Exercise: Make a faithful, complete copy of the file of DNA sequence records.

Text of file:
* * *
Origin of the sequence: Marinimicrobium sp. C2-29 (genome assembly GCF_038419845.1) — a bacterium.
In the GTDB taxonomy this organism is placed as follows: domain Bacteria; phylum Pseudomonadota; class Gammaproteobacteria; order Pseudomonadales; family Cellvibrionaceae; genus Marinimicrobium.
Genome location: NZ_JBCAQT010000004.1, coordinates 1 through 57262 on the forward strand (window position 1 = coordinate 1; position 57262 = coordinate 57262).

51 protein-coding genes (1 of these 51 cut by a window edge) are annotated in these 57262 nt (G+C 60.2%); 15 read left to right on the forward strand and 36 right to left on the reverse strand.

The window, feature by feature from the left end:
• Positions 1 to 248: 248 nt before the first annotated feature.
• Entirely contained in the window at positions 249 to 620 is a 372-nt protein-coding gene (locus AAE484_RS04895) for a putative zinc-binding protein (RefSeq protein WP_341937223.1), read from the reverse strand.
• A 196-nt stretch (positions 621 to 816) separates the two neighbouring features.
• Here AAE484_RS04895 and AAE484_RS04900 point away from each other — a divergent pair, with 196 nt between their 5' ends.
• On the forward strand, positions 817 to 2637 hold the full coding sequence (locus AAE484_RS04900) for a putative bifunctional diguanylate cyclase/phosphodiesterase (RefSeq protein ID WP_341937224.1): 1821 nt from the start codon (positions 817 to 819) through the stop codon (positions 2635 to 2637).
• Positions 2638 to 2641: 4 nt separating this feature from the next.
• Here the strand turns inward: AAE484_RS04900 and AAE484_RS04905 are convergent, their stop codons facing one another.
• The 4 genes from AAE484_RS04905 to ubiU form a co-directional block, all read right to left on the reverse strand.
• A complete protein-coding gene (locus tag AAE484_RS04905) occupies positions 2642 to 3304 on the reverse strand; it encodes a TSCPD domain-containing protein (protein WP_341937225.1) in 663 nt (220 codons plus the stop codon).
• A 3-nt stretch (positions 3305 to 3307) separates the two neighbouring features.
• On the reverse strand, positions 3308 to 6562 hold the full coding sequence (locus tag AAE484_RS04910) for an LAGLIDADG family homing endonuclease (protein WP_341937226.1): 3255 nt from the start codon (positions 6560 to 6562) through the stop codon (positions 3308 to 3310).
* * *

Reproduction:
Origin of the sequence: Marinimicrobium sp. C2-29 (genome assembly GCF_038419845.1) — a bacterium.
In the GTDB taxonomy this organism is placed as follows: domain Bacteria; phylum Pseudomonadota; class Gammaproteobacteria; order Pseudomonadales; family Cellvibrionaceae; genus Marinimicrobium.
Genome location: NZ_JBCAQT010000004.1, coordinates 1 through 57262 on the forward strand (window position 1 = coordinate 1; position 57262 = coordinate 57262).

51 protein-coding genes (1 of these 51 cut by a window edge) are annotated in these 57262 nt (G+C 60.2%); 15 read left to right on the forward strand and 36 right to left on the reverse strand.

The window, feature by feature from the left end:
• Positions 1 to 248: 248 nt before the first annotated feature.
• Entirely contained in the window at positions 249 to 620 is a 372-nt protein-coding gene (locus AAE484_RS04895) for a putative zinc-binding protein (RefSeq protein WP_341937223.1), read from the reverse strand.
• A 196-nt stretch (positions 621 to 816) separates the two neighbouring features.
• Here AAE484_RS04895 and AAE484_RS04900 point away from each other — a divergent pair, with 196 nt between their 5' ends.
• On the forward strand, positions 817 to 2637 hold the full coding sequence (locus AAE484_RS04900) for a putative bifunctional diguanylate cyclase/phosphodiesterase (RefSeq protein ID WP_341937224.1): 1821 nt from the start codon (positions 817 to 819) through the stop codon (positions 2635 to 2637).
• Positions 2638 to 2641: 4 nt separating this feature from the next.
• Here the strand turns inward: AAE484_RS04900 and AAE484_RS04905 are convergent, their stop codons facing one another.
• The 4 genes from AAE484_RS04905 to ubiU form a co-directional block, all read right to left on the reverse strand.
• A complete protein-coding gene (locus tag AAE484_RS04905) occupies positions 2642 to 3304 on the reverse strand; it encodes a TSCPD domain-containing protein (protein WP_341937225.1) in 663 nt (220 codons plus the stop codon).
• A 3-nt stretch (positions 3305 to 3307) separates the two neighbouring features.
• On the reverse strand, positions 3308 to 6562 hold the full coding sequence (locus tag AAE484_RS04910) for an LAGLIDADG family homing endonuclease (protein WP_341937226.1): 3255 nt from the start codon (positions 6560 to 6562) through the stop codon (positions 3308 to 3310).